It is a privilege to report on some of the highlights of the past few months. I returned yesterday from our International Premiere in Deauville, France at the Deauville Festival Du Cinema Americain. As the name suggests, the festival only screens films made in the United States, and it felt like there were more American flags hanging in Deauville for the festival than there are in all of Washington DC.
The French audience was terrific. Although Bill was an American lawyer, his story of courage and standing up for justice transcends geographical boarders. Many do not know this, but Bill was actually a French major in college. In my lifetime, I only saw him speak French to Haitian cabdrivers when he was rushing to the airport, but Bill had a great love of the language and would have been thrilled that France hosted our international premiere.
On September 4th, on the 14th anniversary of Bill’s death, we marked the occasion with a screening at Guild Hall in East Hampton, hosted by Alec Baldwin, as the closing film of the Hamptons Film Festival Summer Doc Series.
Our aunt and uncle, Howard and Barbara Morse, hosted a very special reception before the screening for our family and crew. In addition to Howard and Barbara, we shared the occasion with our mother, Margaret Ratner Kunstler, our sister and brother-in-law, Karin Kunstler Goldman and Neil Goldman, and our cousins Jon, Aaron, and Lisa Morse. From our crew, we were thrilled to have our composer Shahzad Ismaily, our graphic designer Christopher Zucker, our family photographer Maddy Miller, our associate producer Tracy Bunting, and our mentor Kathy Engel in attendance for this special evening.
The East Hampton audience adored the film, and Alec Baldwin hosted the evening and moderated a spirited discussion following the screening. Attorney Gerry Lefcourt joined us on stage for the discussion and spoke of Bill’s effect on him and other young movement lawyers during the 1960s and 70s. We discussed social movements past and present and the spirit of dissent and rebellion today.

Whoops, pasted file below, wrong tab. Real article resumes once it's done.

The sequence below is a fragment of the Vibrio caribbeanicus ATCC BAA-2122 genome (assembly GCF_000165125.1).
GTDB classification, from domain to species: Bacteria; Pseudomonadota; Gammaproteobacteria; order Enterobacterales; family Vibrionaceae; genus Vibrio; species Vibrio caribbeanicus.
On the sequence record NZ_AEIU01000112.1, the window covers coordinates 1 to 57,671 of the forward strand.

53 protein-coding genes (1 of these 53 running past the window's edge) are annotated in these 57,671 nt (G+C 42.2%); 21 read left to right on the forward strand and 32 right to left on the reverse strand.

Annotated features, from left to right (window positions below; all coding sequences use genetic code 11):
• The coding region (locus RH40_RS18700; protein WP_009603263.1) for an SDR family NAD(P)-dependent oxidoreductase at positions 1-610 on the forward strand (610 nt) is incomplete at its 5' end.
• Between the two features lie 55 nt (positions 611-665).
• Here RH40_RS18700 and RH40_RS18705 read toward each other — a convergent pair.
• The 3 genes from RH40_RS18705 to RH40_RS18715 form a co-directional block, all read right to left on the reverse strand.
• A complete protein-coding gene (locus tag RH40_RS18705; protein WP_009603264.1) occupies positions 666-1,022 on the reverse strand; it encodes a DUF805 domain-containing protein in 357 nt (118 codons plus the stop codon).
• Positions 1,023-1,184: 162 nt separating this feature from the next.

After the screening, Alec Baldwin did a piece for the Huffington Post in which he wrote, “This is a wonderful film and Emily and Sarah Kunstler have done a remarkable job in presenting their famous father in an honest, critical light.” Read the full article here.
On August 19th we were invited by the Martha’s Vineyard Film Festival to present the film as part of their summer documentary series. It was the first time either Sarah or I had been to the island, and we were completely intoxicated by its beauty. The festival put us up for two days in Menemsha, and for the first time in a long while we had time to relax and reflect on our screening tour thus far.
We were very excited to have Cora and Peter Weiss in the audience for the Martha’s Vineyard screening. Cora was a witness during the Chicago conspiracy trial and entertained us all with stories about Bill examining her on the stand. Peter talked about Bill’s last speech at SUNY Buffalo, and how he tried to inspire the students to take up the mantle and stand up against injustice by recounting the story of Moby Dick and how at the close of the book, Ishmael returned to sea alone to continue the fight after everyone from his crew had been killed by the great whale. Also in attendance was fellow radical filmmaker Abby Ginzberg, one of our consulting producers Charles Vogl, and old family friend Ed Rothschild.
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